Landmark nuclear agreement with Iran
“Nuclear Iran,” image by Dan Mabbutt

Right-wing radicals from Trump to Netanyahu are pounding the drum with the message that Iran is going to cheat on the nuclear deal that just went into effect, that Iran remains a religious dictatorship, and that Iran is still supporting terrorists around the globe. There’s an element of truth in all of these things, but nothing in this world is that simple.

Landmark nuclear agreement with Iran
Negotiators of the Iran Nuclear Deal

With the doom and gloom pouring out of every Republican and even most Democrats, with climate change, with the one percent in control, and even with Oregon anarchists and puppy mill stores in St. George, it’s nice to have something positive to write about. There’s an element of hope, and today, due to the implementation of a landmark nuclear agreement with Iran, that element of hope has become larger. Let’s look at the details.

Will Iran will cheat on the deal?

Maybe. But it won’t be easy. Joe Cirincione, president of Ploughshares Fund, ticks off the ways that Iran is now prevented from building a bomb: “There are two ways to build a nuclear weapon: using uranium or plutonium. The Hiroshima bomb was made from uranium; the Nagasaki bomb from plutonium. This deal stops Iran from building either one.” Both by shipping raw materials out of the country and by eliminating their bomb-making equipment, Iran just doesn’t have the capability to make a bomb now.

Every Iranian leader — even the hard-liner Ahmadinejad who, thankfully, is gone now and replaced by a moderate — has insisted that Iran never, ever intended to build a bomb. I don’t believe them either, because they had far too much plutonium-based infrastructure for anything else. But I do believe that their strategy had a fallback position, and that was to become a leader in the peaceful uses of nuclear technology. There are lots of countries doing that now. Japan could build a bomb easily. So could South Korea. South Africa did build a bomb and then backed away. This deal could steer Iran towards a bomb-free nuclear future just as many other countries have done. Today, only the rogue states of Israel and North Korea have undeclared nuclear weapons.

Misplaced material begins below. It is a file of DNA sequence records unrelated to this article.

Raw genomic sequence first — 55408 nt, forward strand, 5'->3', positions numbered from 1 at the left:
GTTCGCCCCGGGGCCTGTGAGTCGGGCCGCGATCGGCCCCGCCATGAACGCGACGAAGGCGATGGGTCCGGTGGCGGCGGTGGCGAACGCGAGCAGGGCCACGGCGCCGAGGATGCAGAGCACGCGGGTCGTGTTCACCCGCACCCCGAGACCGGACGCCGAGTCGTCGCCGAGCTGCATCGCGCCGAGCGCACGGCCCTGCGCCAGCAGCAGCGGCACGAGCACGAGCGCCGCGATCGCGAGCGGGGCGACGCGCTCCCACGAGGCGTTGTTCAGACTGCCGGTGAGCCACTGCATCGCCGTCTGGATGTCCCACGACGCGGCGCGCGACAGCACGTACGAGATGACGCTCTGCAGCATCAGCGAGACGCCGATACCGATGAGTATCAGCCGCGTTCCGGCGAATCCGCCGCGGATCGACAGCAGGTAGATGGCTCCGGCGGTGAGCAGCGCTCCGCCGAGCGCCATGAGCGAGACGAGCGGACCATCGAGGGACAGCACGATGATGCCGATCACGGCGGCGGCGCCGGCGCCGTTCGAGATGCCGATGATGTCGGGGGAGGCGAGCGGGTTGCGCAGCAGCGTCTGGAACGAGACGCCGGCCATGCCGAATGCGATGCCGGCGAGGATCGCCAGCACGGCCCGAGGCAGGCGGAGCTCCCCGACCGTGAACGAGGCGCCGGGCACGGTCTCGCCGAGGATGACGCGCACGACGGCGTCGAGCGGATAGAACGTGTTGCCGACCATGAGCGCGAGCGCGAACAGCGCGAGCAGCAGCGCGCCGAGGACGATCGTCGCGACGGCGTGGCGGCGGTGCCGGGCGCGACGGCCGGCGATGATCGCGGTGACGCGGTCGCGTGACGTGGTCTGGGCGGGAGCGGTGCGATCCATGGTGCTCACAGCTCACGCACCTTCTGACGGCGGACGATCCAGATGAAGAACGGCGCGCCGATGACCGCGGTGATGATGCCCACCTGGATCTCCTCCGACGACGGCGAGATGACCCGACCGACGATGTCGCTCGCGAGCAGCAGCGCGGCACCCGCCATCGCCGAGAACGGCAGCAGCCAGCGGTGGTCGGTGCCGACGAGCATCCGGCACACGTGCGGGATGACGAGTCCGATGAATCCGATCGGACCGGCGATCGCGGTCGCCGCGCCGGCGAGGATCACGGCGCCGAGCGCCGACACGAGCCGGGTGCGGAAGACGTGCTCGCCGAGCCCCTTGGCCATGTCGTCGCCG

Should we just bomb Iran’s nuclear facilities?

Absolutely not. The warmongers (McCain, Bolton) think we could carry out a strike like the ones that Israel used against Syria and Iraq. Sorry, but the world has become much more complex. Not only are Iran’s facilities hardened against any attack like that, but they’re dispersed too. No single attack, or even waves of attacks, could ever do it today. The most we could do is start World War III. Destroying Iran’s nuclear capability with a military strike is just a wet dream that Netanyahu has. Besides, Iran itself has now done a more thorough job of destroying those exact sites than we could ever do with a bomb. And it happened through peaceful diplomacy.

What might happen now?

Iran could still make a low-tech bomb as both Pakistan and North Korea have done. Bombs like these are the national equivalent of IEDs (improvised explosive devices) and are almost impossible to prevent. But like IEDs, they’re the tool of terrorist states, not nations that want to be part of the world community. If India didn’t have a bomb, then neither would Pakistan. It is amazing that Iran has been persuaded to abandon their bomb since its mortal enemy, Israel, has an uncontrolled and secret nuclear weapons arsenal already. Fortunately, Iran currently wants to be part of the world community, unlike North Korea. That makes a diplomatic solution possible. But if Saudi Arabia were pushed into developing a nuclear bomb, something that they probably could do without too much trouble, Iran most certainly would withdraw from the deal and resume bomb-making again.

Keep in mind that although Iran is still a religious dictatorship, there is also a growing democratic tradition in Iran that is better than that of some nations we call allies in the Middle East. For example, Iran is far more democratic than Saudi Arabia or Egypt. Israel is still a democracy today, but it’s becoming more like the South Africa before Nelson Mandela every day. Radical right-wing Zionists control much of the government, and it’s a self-declared Jewish state. Other religions are only tolerated in Israel. Unlike other countries in the region, democracy has deeper roots in Iran. Democracy would have taken hold and flourished if America and Britain had not snuffed it out when they engineered the overthrow of the democratically elected Mossaddegh in 1953 and installed a puppet monarchy.

Iran could become a full democracy and a valued member of the world community. As President Obama said on Sunday, “We have a rare chance to pursue a new path, a different, better future that delivers progress both for our peoples and the wider world. That’s the opportunity before the Iranian people. We need to take advantage of that.”

Or Iran could descend back into a feudal religious dictatorship. A lot depends on what we do.



  1. I’m surprised at how much your out of touch with the real world. Take a nap and evaluate what you’ve been given to throw out there.

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